Next, a mold having grooves in desire shapes on its surface is placed in close contact with the upper face of the substrate 203, and the aforementioned dispersion is allowed to flow in the grooves (flow technique). By using such a flow technique, it becomes possible to control the positions and shapes of the hetero nanowires 202 with the grooves in the mold, so that the nanowire directions can be aligned in the direction of the mold, with the liquid flow. Note that, by using known methods other than the flow technique, e.g. a transfer technique, it is also possible to place the hetero nanowires 202 in desired positions on the substrate 203.

Next, as shown in FIG. 9( c), a first electrode 204 a and a gate second electrode 204 b are formed on the principal face of the substrate 203. These electrodes can be formed by depositing a gate metal by using a known film formation apparatus based on sputtering technique, vapor deposition technique, or the like, and thereafter patterning the metal film by photolithography and etching technique, for example. As for other methods, they can also be formed by lift-off technique.

According to the present embodiment, after a plurality of nanowires to function as a light-emitting region are grown on a growth substrate, they can be disposed on a substrate which is made of any other arbitrary material, through an application process. Therefore, it is even possible to realize a light-emission device which is disposed on a plastic substrate which has a low thermal resistance.

Embodiment 3

Next, with reference to FIG. 10 and FIG. 11, a third embodiment of the nanowire according to the present invention will be described. In the nanowire of the present embodiment, a plurality of hetero structures are present within one nanowire, each hetero structure being constituted by a Ge particle-containing nanowire described in Embodiment 1 and a nanowire not containing any Ge particles. Such a nanowire will be referred to as a “multi Ge particle-containing nanowire”.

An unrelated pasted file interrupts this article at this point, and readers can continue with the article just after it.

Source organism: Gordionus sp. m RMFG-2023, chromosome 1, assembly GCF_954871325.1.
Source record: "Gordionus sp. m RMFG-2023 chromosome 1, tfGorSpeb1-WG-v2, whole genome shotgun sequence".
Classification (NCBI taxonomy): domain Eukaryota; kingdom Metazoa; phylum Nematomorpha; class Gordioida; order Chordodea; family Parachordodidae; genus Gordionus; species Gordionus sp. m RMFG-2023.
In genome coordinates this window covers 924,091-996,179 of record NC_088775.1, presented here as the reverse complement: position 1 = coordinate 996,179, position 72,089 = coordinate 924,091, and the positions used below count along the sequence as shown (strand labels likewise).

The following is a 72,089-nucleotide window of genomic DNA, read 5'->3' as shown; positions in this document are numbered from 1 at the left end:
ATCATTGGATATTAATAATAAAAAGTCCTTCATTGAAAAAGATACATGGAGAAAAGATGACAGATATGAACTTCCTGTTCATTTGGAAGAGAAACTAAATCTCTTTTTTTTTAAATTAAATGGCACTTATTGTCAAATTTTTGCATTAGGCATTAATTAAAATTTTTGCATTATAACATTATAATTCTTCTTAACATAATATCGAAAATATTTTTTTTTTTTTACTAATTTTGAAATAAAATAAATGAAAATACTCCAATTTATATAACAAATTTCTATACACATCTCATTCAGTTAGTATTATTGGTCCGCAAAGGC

FIG. 10 is a cross-sectional view showing the structure of a multi Ge particle-containing nanowire 301 according to the present embodiment. FIG. 11 is a diagram showing a production method for the nanowire of the present embodiment.

The multi Ge particle-containing nanowire 301 shown in FIG. 10 includes a plurality of regions 303 where Ge particles exist and regions 302 where Ge particles are absent. A feature of the present embodiment is that the regions 303 where Ge particles exist are composed of nanowires of Embodiment 1, and that there are a plurality of hetero structures with the regions 302 lacking Ge particles. The regions where Ge particles are absent are made of a semiconductor material such as Si, Ge, GaAs, or GaN, for example.